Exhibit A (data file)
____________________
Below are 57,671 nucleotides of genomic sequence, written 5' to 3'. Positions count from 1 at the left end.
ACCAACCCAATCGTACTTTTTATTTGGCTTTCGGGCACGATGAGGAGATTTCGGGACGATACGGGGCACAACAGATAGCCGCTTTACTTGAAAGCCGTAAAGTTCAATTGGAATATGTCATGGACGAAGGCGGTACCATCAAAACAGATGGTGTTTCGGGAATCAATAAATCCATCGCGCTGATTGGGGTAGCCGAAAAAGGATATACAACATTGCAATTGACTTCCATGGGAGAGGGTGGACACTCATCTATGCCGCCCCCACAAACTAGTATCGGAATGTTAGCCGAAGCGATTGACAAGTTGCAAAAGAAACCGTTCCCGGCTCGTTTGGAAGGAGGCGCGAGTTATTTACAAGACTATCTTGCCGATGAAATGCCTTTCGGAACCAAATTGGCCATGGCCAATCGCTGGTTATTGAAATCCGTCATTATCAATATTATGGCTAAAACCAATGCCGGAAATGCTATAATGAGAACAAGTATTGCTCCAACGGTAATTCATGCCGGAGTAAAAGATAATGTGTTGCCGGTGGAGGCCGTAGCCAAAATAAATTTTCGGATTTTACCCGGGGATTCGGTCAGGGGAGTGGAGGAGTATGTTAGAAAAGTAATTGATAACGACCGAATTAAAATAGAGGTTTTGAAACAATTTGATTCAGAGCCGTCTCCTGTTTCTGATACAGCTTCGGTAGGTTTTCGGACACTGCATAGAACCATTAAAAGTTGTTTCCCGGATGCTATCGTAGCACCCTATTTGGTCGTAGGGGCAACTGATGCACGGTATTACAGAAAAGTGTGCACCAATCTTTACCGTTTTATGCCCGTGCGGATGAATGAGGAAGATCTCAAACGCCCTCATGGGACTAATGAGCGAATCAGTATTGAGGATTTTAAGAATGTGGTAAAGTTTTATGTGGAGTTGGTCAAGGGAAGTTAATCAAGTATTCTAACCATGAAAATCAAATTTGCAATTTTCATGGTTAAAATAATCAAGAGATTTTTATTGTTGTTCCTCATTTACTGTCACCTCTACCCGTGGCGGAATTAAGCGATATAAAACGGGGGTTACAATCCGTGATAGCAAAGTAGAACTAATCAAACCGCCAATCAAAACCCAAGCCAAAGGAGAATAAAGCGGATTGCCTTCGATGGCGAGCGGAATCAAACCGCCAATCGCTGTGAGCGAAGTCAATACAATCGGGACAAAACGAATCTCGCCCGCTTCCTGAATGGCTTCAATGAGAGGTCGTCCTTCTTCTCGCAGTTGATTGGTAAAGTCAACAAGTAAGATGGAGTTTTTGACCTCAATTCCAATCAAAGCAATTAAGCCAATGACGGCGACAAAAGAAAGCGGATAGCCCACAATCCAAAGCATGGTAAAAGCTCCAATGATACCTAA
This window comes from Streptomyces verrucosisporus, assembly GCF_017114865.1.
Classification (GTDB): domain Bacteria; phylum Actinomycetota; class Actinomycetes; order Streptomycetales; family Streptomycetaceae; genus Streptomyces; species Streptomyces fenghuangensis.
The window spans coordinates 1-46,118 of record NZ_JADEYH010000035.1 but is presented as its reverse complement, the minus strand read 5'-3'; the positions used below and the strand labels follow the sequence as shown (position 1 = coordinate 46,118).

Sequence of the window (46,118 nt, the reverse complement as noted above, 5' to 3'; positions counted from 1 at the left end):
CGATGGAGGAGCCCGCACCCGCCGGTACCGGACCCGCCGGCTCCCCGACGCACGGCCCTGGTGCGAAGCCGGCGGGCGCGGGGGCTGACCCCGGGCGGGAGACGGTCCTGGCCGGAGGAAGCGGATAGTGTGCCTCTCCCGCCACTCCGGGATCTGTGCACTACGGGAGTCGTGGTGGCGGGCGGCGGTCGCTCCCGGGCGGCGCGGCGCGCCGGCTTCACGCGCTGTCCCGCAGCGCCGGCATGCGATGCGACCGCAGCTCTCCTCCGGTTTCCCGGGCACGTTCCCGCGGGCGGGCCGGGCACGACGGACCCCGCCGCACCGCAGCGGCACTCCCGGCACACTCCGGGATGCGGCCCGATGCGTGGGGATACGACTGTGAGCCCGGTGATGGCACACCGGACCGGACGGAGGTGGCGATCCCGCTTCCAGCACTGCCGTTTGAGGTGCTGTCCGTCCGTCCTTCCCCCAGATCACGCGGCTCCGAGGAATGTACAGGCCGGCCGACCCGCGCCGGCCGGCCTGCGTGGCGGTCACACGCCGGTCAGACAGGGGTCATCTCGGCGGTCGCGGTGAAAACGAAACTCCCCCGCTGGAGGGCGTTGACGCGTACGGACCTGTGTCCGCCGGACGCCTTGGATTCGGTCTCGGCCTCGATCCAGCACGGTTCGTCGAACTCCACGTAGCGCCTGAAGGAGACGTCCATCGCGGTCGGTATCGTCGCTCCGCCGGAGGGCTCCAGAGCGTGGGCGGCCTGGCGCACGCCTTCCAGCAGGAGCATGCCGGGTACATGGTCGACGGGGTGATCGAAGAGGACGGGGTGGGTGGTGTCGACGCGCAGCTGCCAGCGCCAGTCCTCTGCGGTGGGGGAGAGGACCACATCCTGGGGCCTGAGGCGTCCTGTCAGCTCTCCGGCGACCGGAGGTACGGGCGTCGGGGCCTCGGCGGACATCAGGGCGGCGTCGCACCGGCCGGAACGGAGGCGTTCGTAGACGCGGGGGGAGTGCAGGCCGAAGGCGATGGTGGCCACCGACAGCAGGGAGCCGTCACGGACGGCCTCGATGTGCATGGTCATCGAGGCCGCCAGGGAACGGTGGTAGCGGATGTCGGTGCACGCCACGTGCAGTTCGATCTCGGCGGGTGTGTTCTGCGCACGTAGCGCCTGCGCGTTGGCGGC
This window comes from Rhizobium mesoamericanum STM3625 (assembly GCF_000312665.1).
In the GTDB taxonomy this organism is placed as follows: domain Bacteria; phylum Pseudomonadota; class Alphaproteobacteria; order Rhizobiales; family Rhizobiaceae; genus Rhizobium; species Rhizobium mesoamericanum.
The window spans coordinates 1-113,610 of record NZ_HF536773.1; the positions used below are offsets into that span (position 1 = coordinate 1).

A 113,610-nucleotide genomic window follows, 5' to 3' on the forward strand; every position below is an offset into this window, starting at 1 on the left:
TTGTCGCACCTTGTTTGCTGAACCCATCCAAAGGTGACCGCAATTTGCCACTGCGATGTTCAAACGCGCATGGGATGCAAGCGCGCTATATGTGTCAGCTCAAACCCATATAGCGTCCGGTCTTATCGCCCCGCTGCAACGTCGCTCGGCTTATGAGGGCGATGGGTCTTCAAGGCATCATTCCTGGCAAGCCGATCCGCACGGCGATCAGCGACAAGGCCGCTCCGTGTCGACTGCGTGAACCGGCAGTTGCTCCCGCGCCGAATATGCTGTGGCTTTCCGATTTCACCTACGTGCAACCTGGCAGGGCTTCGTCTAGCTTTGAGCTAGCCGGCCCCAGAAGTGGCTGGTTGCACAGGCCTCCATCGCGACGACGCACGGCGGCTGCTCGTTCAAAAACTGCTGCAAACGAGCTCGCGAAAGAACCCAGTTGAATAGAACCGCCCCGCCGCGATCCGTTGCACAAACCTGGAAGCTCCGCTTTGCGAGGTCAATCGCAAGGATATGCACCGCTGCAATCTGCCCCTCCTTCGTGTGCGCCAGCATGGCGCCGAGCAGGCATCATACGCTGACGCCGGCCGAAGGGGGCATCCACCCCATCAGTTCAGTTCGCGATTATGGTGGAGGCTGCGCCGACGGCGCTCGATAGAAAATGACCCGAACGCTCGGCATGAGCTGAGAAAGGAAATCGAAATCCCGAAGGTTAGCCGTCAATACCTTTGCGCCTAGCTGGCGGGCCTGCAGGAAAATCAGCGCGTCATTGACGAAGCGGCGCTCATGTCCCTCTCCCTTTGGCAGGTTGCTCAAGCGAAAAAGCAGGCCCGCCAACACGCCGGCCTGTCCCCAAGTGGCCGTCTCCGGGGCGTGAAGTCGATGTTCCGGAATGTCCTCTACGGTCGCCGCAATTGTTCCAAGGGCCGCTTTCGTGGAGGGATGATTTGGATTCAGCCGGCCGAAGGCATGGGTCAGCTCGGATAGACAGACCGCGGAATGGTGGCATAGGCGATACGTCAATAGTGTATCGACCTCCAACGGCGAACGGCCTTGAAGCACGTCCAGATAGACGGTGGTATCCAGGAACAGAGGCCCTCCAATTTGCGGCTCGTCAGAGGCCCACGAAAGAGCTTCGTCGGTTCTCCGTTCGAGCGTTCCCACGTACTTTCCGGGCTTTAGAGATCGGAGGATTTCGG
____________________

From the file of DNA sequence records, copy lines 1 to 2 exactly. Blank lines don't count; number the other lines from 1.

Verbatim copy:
Below are 57,671 nucleotides of genomic sequence, written 5' to 3'. Positions count from 1 at the left end.
ACCAACCCAATCGTACTTTTTATTTGGCTTTCGGGCACGATGAGGAGATTTCGGGACGATACGGGGCACAACAGATAGCCGCTTTACTTGAAAGCCGTAAAGTTCAATTGGAATATGTCATGGACGAAGGCGGTACCATCAAAACAGATGGTGTTTCGGGAATCAATAAATCCATCGCGCTGATTGGGGTAGCCGAAAAAGGATATACAACATTGCAATTGACTTCCATGGGAGAGGGTGGACACTCATCTATGCCGCCCCCACAAACTAGTATCGGAATGTTAGCCGAAGCGATTGACAAGTTGCAAAAGAAACCGTTCCCGGCTCGTTTGGAAGGAGGCGCGAGTTATTTACAAGACTATCTTGCCGATGAAATGCCTTTCGGAACCAAATTGGCCATGGCCAATCGCTGGTTATTGAAATCCGTCATTATCAATATTATGGCTAAAACCAATGCCGGAAATGCTATAATGAGAACAAGTATTGCTCCAACGGTAATTCATGCCGGAGTAAAAGATAATGTGTTGCCGGTGGAGGCCGTAGCCAAAATAAATTTTCGGATTTTACCCGGGGATTCGGTCAGGGGAGTGGAGGAGTATGTTAGAAAAGTAATTGATAACGACCGAATTAAAATAGAGGTTTTGAAACAATTTGATTCAGAGCCGTCTCCTGTTTCTGATACAGCTTCGGTAGGTTTTCGGACACTGCATAGAACCATTAAAAGTTGTTTCCCGGATGCTATCGTAGCACCCTATTTGGTCGTAGGGGCAACTGATGCACGGTATTACAGAAAAGTGTGCACCAATCTTTACCGTTTTATGCCCGTGCGGATGAATGAGGAAGATCTCAAACGCCCTCATGGGACTAATGAGCGAATCAGTATTGAGGATTTTAAGAATGTGGTAAAGTTTTATGTGGAGTTGGTCAAGGGAAGTTAATCAAGTATTCTAACCATGAAAATCAAATTTGCAATTTTCATGGTTAAAATAATCAAGAGATTTTTATTGTTGTTCCTCATTTACTGTCACCTCTACCCGTGGCGGAATTAAGCGATATAAAACGGGGGTTACAATCCGTGATAGCAAAGTAGAACTAATCAAACCGCCAATCAAAACCCAAGCCAAAGGAGAATAAAGCGGATTGCCTTCGATGGCGAGCGGAATCAAACCGCCAATCGCTGTGAGCGAAGTCAATACAATCGGGACAAAACGAATCTCGCCCGCTTCCTGAATGGCTTCAATGAGAGGTCGTCCTTCTTCTCGCAGTTGATTGGTAAAGTCAACAAGTAAGATGGAGTTTTTGACCTCAATTCCAATCAAAGCAATTAAGCCAATGACGGCGACAAAAGAAAGCGGATAGCCCACAATCCAAAGCATGGTAAAAGCTCCAATGATACCTAA